How to become redevelopment ready
The Redevelopment Communities® (RRC) process consists of three steps: Engagement, Evaluation and Certification. Learn more about each step below. For questions on the process, contact the RRC Planner for your region or your Community Assistance Team (CATeam) Specialist.
Formal engagement indicates your community's desire to work toward certification by officially establishing contact with the RRC team and beginning to access customized guidance. Engagement consists of the following steps:
Attend Best Practices Trainings—A community must complete training on all 6 best practices. We offer in-person, 2-day trainings across the state: Day 1 includes practices 1/2/3 and Day 2 covers 4/5/6. To learn about upcoming trainings, visit our events page. Don't have time to attend an in-person session? You can also complete the training series online. Learn more here.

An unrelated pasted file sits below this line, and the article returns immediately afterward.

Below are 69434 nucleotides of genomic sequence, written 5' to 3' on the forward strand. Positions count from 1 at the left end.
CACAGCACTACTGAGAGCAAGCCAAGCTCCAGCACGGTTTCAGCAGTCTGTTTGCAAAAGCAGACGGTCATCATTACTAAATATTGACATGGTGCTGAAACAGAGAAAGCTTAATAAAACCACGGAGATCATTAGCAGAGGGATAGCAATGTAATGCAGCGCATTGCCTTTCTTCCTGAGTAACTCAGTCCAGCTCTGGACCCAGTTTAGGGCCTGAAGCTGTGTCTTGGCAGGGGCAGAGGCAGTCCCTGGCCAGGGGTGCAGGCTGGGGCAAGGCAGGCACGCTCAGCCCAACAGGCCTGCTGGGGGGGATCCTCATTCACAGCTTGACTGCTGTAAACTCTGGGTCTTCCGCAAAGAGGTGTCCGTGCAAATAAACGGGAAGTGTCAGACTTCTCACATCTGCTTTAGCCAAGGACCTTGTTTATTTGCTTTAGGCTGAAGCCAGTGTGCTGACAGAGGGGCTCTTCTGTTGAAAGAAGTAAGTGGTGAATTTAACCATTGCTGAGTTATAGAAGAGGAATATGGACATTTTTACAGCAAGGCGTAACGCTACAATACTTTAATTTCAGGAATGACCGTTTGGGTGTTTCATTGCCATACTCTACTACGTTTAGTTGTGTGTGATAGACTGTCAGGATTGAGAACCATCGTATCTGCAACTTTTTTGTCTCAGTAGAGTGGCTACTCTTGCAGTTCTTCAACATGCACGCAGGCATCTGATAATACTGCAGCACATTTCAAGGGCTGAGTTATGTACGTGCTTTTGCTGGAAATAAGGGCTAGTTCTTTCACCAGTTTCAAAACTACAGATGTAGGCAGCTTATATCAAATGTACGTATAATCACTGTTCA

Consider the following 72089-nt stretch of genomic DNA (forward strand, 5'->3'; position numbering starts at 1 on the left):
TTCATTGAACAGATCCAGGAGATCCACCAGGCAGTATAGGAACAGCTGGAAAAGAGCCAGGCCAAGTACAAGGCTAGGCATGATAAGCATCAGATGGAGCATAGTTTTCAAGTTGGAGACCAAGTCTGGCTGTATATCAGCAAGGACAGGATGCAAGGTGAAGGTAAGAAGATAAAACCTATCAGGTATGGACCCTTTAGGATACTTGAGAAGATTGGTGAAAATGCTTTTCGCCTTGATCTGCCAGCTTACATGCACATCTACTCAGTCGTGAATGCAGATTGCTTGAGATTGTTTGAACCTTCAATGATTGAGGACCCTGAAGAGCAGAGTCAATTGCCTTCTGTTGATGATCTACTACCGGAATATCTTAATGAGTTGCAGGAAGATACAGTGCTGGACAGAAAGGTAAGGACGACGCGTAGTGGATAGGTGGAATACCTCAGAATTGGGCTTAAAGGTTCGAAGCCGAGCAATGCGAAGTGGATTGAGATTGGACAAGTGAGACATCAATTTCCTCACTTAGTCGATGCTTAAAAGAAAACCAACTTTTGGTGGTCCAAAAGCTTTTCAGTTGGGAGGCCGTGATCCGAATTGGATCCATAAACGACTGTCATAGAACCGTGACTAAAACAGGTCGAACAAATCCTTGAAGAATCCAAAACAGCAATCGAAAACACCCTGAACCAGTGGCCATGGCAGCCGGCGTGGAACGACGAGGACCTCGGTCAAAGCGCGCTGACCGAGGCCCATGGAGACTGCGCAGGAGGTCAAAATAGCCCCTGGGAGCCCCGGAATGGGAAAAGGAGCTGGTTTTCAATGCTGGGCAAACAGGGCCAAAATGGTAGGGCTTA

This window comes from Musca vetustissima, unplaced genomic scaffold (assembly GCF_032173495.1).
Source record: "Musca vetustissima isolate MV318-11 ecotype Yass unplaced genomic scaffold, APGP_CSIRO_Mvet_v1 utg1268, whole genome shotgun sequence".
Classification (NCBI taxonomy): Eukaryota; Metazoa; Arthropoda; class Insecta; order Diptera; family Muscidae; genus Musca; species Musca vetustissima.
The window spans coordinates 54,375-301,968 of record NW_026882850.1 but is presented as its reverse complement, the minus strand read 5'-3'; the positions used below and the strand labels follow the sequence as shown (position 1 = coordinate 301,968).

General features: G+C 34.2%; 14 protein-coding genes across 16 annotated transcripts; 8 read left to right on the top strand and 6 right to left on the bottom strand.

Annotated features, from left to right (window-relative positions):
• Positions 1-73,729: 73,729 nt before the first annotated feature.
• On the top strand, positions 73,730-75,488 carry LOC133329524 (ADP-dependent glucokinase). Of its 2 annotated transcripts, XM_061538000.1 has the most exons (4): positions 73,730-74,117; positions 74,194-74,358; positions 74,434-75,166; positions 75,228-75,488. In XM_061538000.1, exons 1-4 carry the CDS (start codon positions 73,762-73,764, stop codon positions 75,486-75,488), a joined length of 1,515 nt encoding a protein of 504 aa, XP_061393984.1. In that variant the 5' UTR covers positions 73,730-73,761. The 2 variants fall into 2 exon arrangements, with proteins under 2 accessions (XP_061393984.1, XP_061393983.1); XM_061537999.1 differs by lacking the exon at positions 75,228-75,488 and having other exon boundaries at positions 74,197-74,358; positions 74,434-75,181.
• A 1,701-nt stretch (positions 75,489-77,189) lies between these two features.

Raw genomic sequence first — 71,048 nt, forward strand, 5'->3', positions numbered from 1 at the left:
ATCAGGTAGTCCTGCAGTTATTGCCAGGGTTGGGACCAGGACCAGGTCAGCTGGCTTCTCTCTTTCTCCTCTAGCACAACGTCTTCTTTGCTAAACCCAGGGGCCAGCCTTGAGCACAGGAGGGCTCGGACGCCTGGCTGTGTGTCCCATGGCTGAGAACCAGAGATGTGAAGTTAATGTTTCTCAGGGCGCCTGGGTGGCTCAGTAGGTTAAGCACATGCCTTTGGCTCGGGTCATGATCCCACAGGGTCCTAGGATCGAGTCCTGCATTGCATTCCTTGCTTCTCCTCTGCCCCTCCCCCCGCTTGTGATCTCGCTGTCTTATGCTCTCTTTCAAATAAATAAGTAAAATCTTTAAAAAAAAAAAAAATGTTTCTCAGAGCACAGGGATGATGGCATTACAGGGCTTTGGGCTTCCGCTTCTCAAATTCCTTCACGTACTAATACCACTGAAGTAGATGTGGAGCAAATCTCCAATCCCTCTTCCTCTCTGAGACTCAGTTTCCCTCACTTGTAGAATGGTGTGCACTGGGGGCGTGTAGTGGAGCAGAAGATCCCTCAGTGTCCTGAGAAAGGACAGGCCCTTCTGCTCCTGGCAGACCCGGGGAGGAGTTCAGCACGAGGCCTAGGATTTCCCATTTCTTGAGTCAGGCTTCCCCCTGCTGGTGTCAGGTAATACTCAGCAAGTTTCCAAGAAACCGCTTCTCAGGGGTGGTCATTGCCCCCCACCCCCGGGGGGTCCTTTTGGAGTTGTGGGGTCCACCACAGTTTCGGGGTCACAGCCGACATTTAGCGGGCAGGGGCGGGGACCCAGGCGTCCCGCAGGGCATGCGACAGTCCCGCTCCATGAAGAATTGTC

Pass a Resolution of Intent—The community’s governing body must pass a Resolution of Intent outlining the value the community sees in engaging in the process. Check out an example.
Reach out to your RRC Planner, notify them of your intended engagement in RRC, and attach the Resolution of Intent in the outreach email. Your RRC Planner will create a Trello Self-Evaluation Board for your community and will invite you to join. Trello is an online project management software which allows communities, RRC, and other partners to collaborate on aligning with the best practices. Check out www.miplace.org/trello for more details.